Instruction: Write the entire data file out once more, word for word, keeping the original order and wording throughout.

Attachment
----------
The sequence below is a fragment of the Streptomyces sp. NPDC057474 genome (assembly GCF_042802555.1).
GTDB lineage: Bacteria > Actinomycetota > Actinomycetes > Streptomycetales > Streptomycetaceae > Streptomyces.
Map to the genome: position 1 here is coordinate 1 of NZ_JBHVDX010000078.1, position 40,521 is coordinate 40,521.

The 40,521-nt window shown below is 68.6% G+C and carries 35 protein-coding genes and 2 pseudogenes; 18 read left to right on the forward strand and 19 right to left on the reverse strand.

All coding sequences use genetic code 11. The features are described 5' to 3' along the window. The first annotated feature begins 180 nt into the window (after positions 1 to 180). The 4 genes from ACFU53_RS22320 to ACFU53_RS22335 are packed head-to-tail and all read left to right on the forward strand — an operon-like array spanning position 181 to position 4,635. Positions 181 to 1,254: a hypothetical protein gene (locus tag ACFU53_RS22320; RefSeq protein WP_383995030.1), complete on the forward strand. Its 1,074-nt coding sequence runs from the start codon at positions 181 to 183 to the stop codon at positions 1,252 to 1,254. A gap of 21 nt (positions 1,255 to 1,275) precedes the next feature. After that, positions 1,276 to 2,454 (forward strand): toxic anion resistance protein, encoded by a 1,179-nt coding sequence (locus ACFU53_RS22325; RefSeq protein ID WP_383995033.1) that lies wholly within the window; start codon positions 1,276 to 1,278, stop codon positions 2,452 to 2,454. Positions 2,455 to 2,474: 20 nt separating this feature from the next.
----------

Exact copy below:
The sequence below is a fragment of the Streptomyces sp. NPDC057474 genome (assembly GCF_042802555.1).
GTDB lineage: Bacteria > Actinomycetota > Actinomycetes > Streptomycetales > Streptomycetaceae > Streptomyces.
Map to the genome: position 1 here is coordinate 1 of NZ_JBHVDX010000078.1, position 40,521 is coordinate 40,521.

The 40,521-nt window shown below is 68.6% G+C and carries 35 protein-coding genes and 2 pseudogenes; 18 read left to right on the forward strand and 19 right to left on the reverse strand.

All coding sequences use genetic code 11. The features are described 5' to 3' along the window. The first annotated feature begins 180 nt into the window (after positions 1 to 180). The 4 genes from ACFU53_RS22320 to ACFU53_RS22335 are packed head-to-tail and all read left to right on the forward strand — an operon-like array spanning position 181 to position 4,635. Positions 181 to 1,254: a hypothetical protein gene (locus tag ACFU53_RS22320; RefSeq protein WP_383995030.1), complete on the forward strand. Its 1,074-nt coding sequence runs from the start codon at positions 181 to 183 to the stop codon at positions 1,252 to 1,254. A gap of 21 nt (positions 1,255 to 1,275) precedes the next feature. After that, positions 1,276 to 2,454 (forward strand): toxic anion resistance protein, encoded by a 1,179-nt coding sequence (locus ACFU53_RS22325; RefSeq protein ID WP_383995033.1) that lies wholly within the window; start codon positions 1,276 to 1,278, stop codon positions 2,452 to 2,454. Positions 2,455 to 2,474: 20 nt separating this feature from the next.